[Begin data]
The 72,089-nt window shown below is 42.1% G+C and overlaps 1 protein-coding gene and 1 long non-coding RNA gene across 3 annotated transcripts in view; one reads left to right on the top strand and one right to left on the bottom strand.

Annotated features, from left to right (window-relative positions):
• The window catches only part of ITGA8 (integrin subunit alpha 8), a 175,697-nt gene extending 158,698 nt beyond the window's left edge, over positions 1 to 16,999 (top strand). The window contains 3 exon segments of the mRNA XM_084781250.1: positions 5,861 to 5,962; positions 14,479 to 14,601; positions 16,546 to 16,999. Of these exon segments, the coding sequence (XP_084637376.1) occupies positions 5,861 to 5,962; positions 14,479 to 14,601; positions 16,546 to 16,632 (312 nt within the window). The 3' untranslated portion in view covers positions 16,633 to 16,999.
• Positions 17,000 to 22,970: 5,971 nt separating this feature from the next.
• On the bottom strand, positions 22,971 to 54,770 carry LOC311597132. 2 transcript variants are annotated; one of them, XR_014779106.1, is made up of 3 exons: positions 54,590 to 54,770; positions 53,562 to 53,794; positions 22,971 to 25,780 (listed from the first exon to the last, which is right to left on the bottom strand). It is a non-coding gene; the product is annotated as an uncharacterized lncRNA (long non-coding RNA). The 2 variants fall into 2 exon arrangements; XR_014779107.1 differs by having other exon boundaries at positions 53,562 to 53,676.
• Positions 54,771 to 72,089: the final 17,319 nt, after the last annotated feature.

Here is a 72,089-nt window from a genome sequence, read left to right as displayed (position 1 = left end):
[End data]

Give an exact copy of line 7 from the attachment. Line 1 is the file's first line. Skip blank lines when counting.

Here is a 72,089-nt window from a genome sequence, read left to right as displayed (position 1 = left end):